FIG. 6F illustrate an alternate embodiment of the multi-lumen mold assembly 150 in accordance with the present invention. The first and second lumens 152, 154 are fluidly coupled to the mold 160. As discussed above, the biomaterial 80 can be delivered to the mold 160 through one or both of the lumens 152, 154. Separate lumens 173, 175 are fluidly coupled to securing members 170, 176. Consequently, the securing members 170, 176 can be inflated with fluid 177 independently of the delivery of the biomaterial 80 to the mold 160. Additionally, the fluid 177 can be another material, such as for example saline, air or a different biomaterial, than the biomaterial 80.

For some patients, it may be useful to inflate the securing members 170, 176 before delivery of the biomaterial 80 to the mold 160. After the biomaterial 80 is at least partially cured, the securing members 170, 176 can optionally be deflated and removed with the lumens 152, 154. In this embodiment, the securing members 170, 176 are temporary and only serve to secure the mold 160 in the annulus 66 during delivery of the biomaterial 80.

FIGS. 7A and 7B illustrate an alternate multi-lumen mold assembly 200 in accordance with the present invention. Mold 202 is configured to have one or more securing members 204 that are deployed when the mold 202 is inflated with biomaterial 80. In the illustrated embodiment, the securing members 204 comprise a curvilinear portions of the mold 202 positioned to engage with the inside surface 206 of the annulus 66. As best illustrated in FIG. 7B, the securing members 204 can also engage with the endplates 210, 212 of the adjacent vertebrae 214, 216.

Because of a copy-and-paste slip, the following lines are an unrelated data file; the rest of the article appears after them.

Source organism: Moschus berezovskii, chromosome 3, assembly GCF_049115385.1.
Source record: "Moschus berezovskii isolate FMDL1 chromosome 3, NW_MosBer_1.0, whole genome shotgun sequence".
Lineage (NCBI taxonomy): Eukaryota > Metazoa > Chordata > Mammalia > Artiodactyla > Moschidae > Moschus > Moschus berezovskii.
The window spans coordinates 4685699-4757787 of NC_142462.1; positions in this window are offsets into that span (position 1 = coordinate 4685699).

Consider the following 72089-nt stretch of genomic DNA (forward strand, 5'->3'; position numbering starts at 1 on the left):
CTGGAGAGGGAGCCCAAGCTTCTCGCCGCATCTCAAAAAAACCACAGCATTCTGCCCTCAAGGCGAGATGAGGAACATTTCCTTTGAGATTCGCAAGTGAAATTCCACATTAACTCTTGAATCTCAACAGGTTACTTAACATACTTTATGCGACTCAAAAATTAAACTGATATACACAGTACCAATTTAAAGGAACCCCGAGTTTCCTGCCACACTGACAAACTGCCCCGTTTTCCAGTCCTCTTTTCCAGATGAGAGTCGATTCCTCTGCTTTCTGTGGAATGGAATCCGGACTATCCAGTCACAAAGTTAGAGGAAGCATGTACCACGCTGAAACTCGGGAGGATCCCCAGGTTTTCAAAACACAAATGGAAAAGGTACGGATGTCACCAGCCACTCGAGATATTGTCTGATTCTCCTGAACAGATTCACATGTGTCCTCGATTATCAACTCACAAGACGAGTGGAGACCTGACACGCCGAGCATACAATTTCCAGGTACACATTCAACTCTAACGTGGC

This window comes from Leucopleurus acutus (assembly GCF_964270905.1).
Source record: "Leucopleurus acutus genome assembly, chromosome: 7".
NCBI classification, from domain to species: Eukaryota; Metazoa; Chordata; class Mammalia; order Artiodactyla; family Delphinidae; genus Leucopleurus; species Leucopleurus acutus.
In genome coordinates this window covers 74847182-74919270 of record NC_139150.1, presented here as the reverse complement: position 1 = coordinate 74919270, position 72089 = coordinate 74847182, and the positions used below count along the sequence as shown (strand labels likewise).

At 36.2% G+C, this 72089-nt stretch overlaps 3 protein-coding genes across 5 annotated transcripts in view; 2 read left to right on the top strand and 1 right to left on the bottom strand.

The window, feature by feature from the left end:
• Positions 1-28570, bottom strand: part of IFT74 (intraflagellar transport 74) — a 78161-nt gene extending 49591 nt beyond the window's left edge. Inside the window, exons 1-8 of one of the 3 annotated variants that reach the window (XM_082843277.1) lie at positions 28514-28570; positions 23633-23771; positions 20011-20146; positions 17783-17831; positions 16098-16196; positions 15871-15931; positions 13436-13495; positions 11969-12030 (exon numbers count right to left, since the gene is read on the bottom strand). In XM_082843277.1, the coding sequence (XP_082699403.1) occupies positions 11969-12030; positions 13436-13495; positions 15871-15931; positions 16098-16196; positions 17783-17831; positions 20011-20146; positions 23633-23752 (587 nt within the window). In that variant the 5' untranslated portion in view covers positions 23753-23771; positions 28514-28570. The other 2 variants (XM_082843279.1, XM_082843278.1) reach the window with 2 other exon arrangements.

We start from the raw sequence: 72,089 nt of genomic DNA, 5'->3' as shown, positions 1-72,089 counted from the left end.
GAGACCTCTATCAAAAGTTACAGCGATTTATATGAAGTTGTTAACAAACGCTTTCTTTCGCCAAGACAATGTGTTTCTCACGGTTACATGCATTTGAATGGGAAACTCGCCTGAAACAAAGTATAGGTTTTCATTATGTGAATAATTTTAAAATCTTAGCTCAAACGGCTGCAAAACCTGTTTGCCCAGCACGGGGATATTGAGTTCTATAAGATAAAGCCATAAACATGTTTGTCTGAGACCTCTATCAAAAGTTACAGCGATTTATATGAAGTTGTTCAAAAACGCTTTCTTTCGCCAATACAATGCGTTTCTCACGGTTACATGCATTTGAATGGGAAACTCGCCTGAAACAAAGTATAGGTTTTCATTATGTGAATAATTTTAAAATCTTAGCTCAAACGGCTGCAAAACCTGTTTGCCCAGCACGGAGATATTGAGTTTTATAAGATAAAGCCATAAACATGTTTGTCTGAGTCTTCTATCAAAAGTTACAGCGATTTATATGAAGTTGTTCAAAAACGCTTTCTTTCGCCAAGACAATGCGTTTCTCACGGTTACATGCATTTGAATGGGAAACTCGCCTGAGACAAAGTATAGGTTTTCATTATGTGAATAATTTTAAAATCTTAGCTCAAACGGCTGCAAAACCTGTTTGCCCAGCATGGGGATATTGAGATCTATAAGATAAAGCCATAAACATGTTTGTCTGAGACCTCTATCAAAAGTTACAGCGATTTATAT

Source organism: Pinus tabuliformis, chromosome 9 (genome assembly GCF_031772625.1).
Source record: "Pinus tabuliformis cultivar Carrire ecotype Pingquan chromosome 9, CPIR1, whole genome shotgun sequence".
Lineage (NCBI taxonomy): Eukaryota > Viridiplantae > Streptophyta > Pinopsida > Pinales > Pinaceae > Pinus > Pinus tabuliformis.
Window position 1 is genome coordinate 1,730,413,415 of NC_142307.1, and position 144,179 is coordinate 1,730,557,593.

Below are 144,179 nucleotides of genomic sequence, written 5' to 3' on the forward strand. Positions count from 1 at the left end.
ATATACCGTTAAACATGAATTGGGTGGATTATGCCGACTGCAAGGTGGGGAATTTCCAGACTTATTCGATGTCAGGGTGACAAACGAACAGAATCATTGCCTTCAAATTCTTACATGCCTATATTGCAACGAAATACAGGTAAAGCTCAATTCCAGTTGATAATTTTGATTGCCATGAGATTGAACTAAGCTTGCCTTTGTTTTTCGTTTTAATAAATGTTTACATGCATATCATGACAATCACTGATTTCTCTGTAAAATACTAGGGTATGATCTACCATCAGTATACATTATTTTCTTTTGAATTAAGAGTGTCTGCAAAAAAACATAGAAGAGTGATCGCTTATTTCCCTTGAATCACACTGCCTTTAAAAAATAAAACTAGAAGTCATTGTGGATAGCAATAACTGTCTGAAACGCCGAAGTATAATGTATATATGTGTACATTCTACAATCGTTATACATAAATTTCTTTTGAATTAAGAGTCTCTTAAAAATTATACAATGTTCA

FIG. 8 illustrates an alternate multi-lumen mold assembly 220 in accordance with the present invention. Mold 222 is formed around tension member 224. Center portion of the tension member 224 includes a plurality of openings 226 which fluidly communicate with the interior of the mold 222. First and second lumens 228, 230 are fluidly coupled to the tension member 224 and the inside of the mold 222.

As the biomaterial 80 is delivered through the lumens 228 and/or 230, it flows into the tension member 224 and through the openings 226 to inflate the mold 222. After the biomaterial 80 is at least partially cured, securing members 232, 234 are attached to distal ends 236, 238 of the tension member 224.

In the illustrated embodiment, the distal ends 236, 238 are designed to mechanically couple with the securing members 232, 234. The mechanical coupling can include threads, snap fit connections, or a variety of other mechanical structures. Once the securing members 232, 234 are secured to the tension member 224, the exposed portions of the first and second lumens 228, 230 are removed. Alternatively, the exposed portions of the first and second lumens 228, 230 can be removed before the securing members 232, 234 are secured to the tension member 224.

In an alternate embodiment, the securing members 232, 234 can be attached to the distal ends 236, 238 before the biomaterial 80 is delivered to the mold 222. This embodiment helps stabilize the position of the mold 222 relative to the annulus 66 during delivery of the biomaterial 80.

The tension member 224 is preferably flexible. The cured biomaterial 80 inside the tension member 224 is attached to the cured biomaterial in the mold 222 through the openings 226. The tension member 224 is anchored to the annulus 66 by the securing members 232, 234, resulting in a highly stable and secure intervertebral prosthesis 240. In one embodiment, the securing members 232, 234 are large enough to engage with the endplates of adjacent vertebrae, such as illustrated in FIG. 16.

FIGS. 9A and 9B illustrate an alternate multi-lumen mold assembly 250 in accordance with the present invention. A plurality of rigid or semi-rigid securing members 252 are attached to the mold 254. The securing members 252 can be attached to the mold 254 using adhesives. In some embodiments the members are embedded into the mold 254. In one embodiment, the multi-lumen mold 250 is contained within a catheter 256 to facilitate insertion into an annulus 66.